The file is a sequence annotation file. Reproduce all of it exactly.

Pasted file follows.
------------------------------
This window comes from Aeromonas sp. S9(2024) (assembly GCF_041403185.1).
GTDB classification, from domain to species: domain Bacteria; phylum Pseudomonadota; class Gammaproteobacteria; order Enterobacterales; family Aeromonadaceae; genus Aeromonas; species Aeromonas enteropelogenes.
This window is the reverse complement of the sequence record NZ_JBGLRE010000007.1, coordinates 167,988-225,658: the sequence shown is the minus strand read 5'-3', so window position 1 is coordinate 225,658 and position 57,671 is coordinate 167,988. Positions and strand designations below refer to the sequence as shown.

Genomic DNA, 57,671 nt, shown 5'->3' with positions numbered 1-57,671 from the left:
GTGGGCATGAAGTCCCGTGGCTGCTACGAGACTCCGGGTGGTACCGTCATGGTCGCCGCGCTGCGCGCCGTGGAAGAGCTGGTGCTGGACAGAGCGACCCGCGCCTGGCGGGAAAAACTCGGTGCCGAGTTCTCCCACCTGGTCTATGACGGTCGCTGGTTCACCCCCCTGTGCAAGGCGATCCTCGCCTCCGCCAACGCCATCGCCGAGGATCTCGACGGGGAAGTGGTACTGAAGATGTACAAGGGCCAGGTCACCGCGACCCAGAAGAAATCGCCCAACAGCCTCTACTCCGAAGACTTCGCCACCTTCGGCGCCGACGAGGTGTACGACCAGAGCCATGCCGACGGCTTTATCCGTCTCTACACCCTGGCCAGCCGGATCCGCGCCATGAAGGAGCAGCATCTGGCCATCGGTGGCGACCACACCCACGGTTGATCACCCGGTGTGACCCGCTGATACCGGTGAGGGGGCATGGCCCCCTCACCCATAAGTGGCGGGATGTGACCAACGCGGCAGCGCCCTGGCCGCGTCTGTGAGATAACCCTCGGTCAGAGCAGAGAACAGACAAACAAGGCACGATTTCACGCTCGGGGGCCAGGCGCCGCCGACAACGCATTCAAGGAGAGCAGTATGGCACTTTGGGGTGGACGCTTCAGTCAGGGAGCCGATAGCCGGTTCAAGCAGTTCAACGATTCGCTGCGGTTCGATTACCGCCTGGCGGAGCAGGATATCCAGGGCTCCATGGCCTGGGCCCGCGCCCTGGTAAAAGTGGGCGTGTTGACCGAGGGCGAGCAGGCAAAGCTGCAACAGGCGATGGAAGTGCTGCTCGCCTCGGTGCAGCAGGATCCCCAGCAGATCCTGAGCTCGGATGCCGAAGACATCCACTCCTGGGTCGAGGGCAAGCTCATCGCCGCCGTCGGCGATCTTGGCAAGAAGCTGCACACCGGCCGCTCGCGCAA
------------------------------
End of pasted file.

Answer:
This window comes from Aeromonas sp. S9(2024) (assembly GCF_041403185.1).
GTDB classification, from domain to species: domain Bacteria; phylum Pseudomonadota; class Gammaproteobacteria; order Enterobacterales; family Aeromonadaceae; genus Aeromonas; species Aeromonas enteropelogenes.
This window is the reverse complement of the sequence record NZ_JBGLRE010000007.1, coordinates 167,988-225,658: the sequence shown is the minus strand read 5'-3', so window position 1 is coordinate 225,658 and position 57,671 is coordinate 167,988. Positions and strand designations below refer to the sequence as shown.

Genomic DNA, 57,671 nt, shown 5'->3' with positions numbered 1-57,671 from the left:
GTGGGCATGAAGTCCCGTGGCTGCTACGAGACTCCGGGTGGTACCGTCATGGTCGCCGCGCTGCGCGCCGTGGAAGAGCTGGTGCTGGACAGAGCGACCCGCGCCTGGCGGGAAAAACTCGGTGCCGAGTTCTCCCACCTGGTCTATGACGGTCGCTGGTTCACCCCCCTGTGCAAGGCGATCCTCGCCTCCGCCAACGCCATCGCCGAGGATCTCGACGGGGAAGTGGTACTGAAGATGTACAAGGGCCAGGTCACCGCGACCCAGAAGAAATCGCCCAACAGCCTCTACTCCGAAGACTTCGCCACCTTCGGCGCCGACGAGGTGTACGACCAGAGCCATGCCGACGGCTTTATCCGTCTCTACACCCTGGCCAGCCGGATCCGCGCCATGAAGGAGCAGCATCTGGCCATCGGTGGCGACCACACCCACGGTTGATCACCCGGTGTGACCCGCTGATACCGGTGAGGGGGCATGGCCCCCTCACCCATAAGTGGCGGGATGTGACCAACGCGGCAGCGCCCTGGCCGCGTCTGTGAGATAACCCTCGGTCAGAGCAGAGAACAGACAAACAAGGCACGATTTCACGCTCGGGGGCCAGGCGCCGCCGACAACGCATTCAAGGAGAGCAGTATGGCACTTTGGGGTGGACGCTTCAGTCAGGGAGCCGATAGCCGGTTCAAGCAGTTCAACGATTCGCTGCGGTTCGATTACCGCCTGGCGGAGCAGGATATCCAGGGCTCCATGGCCTGGGCCCGCGCCCTGGTAAAAGTGGGCGTGTTGACCGAGGGCGAGCAGGCAAAGCTGCAACAGGCGATGGAAGTGCTGCTCGCCTCGGTGCAGCAGGATCCCCAGCAGATCCTGAGCTCGGATGCCGAAGACATCCACTCCTGGGTCGAGGGCAAGCTCATCGCCGCCGTCGGCGATCTTGGCAAGAAGCTGCACACCGGCCGCTCGCGCAA